This makes the provenance of information a challenge to determine. Contextual analysis reveals the lens through which both the creators and the consumers of content interpret information. We all bring ourselves to the text—our knowledge about the world, our political views, our religious beliefs, and even our families. We must become comfortable with the idea that we must trust the audience to be able to sort and filter messages. 

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Media literacy methodology for research

Whether you’re a journalist verifying facts for a story, a political consultant conducting opposition research, or a corporate researcher uncovering strategic business intelligence, applying media literacy best practices helps to ensure that the next article you publish, campaign messaging you push to voters, or competitor analysis you share with the C-suite stands up to scrutiny.

Fortunately, media literacy has grown throughout the past 50 years. Expanded research around media literacy enabled development of methodologies and evaluations that point to a promising path for helping society deal with this new information environment. Media literacy offers frameworks for media construction and deconstruction, as well as for decision-making, that rests on interrogating the media.

Media literacy honors all participants in the media, providing a common language for both building relationships and acquiring insights needed to successfully negotiate these relationships.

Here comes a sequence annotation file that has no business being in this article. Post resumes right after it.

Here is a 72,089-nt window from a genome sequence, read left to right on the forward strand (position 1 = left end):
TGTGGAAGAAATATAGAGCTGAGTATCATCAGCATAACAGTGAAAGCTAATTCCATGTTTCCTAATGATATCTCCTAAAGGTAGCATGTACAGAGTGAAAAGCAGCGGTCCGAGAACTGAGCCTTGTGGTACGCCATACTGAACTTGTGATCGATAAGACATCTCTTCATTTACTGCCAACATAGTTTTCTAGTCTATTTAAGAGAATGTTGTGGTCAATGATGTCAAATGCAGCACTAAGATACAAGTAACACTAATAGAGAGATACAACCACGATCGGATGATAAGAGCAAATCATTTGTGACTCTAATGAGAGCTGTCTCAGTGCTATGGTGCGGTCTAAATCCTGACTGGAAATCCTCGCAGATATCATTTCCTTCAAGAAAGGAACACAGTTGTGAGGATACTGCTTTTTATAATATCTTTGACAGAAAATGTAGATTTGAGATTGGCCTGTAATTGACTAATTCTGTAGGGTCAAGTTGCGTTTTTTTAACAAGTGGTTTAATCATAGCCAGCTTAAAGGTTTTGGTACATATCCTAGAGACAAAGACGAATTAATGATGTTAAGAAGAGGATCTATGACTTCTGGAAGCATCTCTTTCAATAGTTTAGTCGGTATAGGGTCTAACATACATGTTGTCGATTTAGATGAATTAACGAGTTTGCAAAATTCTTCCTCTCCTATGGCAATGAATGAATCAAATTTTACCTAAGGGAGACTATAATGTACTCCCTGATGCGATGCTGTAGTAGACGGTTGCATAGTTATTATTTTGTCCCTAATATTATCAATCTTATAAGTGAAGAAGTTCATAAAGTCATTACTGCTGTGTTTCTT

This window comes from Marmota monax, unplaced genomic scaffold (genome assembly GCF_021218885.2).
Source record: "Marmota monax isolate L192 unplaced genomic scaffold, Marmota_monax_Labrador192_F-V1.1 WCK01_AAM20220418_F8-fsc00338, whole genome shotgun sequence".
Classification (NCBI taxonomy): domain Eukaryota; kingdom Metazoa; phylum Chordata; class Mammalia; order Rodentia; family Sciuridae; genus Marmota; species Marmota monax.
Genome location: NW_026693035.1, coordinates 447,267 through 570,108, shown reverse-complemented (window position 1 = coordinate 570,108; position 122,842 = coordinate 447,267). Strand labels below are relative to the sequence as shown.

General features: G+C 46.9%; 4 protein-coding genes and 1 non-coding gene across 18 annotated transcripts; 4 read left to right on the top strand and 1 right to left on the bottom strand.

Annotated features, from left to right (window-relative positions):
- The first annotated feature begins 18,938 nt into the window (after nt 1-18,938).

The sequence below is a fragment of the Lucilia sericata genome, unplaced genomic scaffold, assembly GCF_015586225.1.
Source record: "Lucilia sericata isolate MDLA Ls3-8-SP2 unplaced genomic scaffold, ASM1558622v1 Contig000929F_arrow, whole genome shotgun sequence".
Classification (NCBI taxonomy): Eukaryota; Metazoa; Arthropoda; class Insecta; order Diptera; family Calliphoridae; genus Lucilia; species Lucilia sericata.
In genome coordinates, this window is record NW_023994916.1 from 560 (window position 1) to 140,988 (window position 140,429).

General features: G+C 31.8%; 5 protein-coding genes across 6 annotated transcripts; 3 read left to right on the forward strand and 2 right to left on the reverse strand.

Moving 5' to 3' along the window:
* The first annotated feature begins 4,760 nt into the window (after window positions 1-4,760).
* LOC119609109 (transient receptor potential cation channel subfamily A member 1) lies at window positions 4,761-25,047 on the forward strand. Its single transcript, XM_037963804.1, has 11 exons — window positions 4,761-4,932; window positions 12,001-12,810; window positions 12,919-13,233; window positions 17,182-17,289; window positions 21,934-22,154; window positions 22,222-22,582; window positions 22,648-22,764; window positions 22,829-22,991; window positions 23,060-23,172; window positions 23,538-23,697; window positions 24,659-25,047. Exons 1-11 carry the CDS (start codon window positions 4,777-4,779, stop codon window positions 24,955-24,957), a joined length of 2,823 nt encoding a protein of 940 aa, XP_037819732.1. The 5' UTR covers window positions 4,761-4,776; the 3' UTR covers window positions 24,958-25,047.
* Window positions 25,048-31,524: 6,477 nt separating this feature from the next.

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Practical application: Questioning statistics

Debates surrounding vaccination and climate change highlight the importance of understanding context. In the post-truth era, facts are not, in fact, indisputable. As a result, even statistics should be subjected to contextual analysis. The Center for Media Literacy suggests asking the following questions:

  • How is the research presented in the press?
  • How was the research conducted?
  • Who constituted the sample, and how were they selected?
  • Who conducted the research?
  • Who funded the research?
  • Is there anyone who stands to gain from the way numbers are presented?

Conducting extensive research across a wide range of information sources and types—when combined with textual and contextual analysis—enables you to capture a full picture of the various contexts influencing the information you find. This improves your ability to interpret findings and share results in a way that informs and empowers decision makers across the enterprise.

As Tessa Jolls notes, “There is no perfect information or answer. We have to make an honest effort, then take the leap of faith.” By applying media literacy best practices to your business research, you can take that leap with confidence.

Improve your media literacy with trusted sources 

One of the best ways to ensure the information you are getting is accurate and reliable is to use a trusted database that vets sources to provide you the most trustworthy data out there.

Using Nexis®, you can search for and find data you need from the world’s largest aggregated database. Identify credible information, fact-check seamlessly, and find the answers you need. Nexis is the media research solution, getting you the right sources for your story, quickly. Try a free trial today.